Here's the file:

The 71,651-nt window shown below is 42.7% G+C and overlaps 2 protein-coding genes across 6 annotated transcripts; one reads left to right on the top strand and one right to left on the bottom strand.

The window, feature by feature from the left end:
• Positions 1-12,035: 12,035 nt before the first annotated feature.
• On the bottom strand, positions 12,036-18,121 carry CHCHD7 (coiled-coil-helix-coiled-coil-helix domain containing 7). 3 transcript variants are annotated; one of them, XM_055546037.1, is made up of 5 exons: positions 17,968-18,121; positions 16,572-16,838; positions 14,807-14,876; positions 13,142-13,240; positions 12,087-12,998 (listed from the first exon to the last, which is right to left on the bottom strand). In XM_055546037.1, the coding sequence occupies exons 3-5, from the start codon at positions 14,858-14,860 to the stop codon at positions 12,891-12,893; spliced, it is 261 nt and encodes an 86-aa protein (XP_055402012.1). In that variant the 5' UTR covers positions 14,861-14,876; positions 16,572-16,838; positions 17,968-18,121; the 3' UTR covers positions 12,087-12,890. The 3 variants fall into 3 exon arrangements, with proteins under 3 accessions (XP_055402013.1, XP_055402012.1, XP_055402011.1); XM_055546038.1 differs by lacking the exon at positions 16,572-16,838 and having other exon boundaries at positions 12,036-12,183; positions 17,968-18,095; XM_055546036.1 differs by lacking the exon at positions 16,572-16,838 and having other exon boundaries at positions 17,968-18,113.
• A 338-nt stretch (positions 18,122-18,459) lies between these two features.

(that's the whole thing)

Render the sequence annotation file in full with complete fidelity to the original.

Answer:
The 71,651-nt window shown below is 42.7% G+C and overlaps 2 protein-coding genes across 6 annotated transcripts; one reads left to right on the top strand and one right to left on the bottom strand.

The window, feature by feature from the left end:
• Positions 1-12,035: 12,035 nt before the first annotated feature.
• On the bottom strand, positions 12,036-18,121 carry CHCHD7 (coiled-coil-helix-coiled-coil-helix domain containing 7). 3 transcript variants are annotated; one of them, XM_055546037.1, is made up of 5 exons: positions 17,968-18,121; positions 16,572-16,838; positions 14,807-14,876; positions 13,142-13,240; positions 12,087-12,998 (listed from the first exon to the last, which is right to left on the bottom strand). In XM_055546037.1, the coding sequence occupies exons 3-5, from the start codon at positions 14,858-14,860 to the stop codon at positions 12,891-12,893; spliced, it is 261 nt and encodes an 86-aa protein (XP_055402012.1). In that variant the 5' UTR covers positions 14,861-14,876; positions 16,572-16,838; positions 17,968-18,121; the 3' UTR covers positions 12,087-12,890. The 3 variants fall into 3 exon arrangements, with proteins under 3 accessions (XP_055402013.1, XP_055402012.1, XP_055402011.1); XM_055546038.1 differs by lacking the exon at positions 16,572-16,838 and having other exon boundaries at positions 12,036-12,183; positions 17,968-18,095; XM_055546036.1 differs by lacking the exon at positions 16,572-16,838 and having other exon boundaries at positions 17,968-18,113.
• A 338-nt stretch (positions 18,122-18,459) lies between these two features.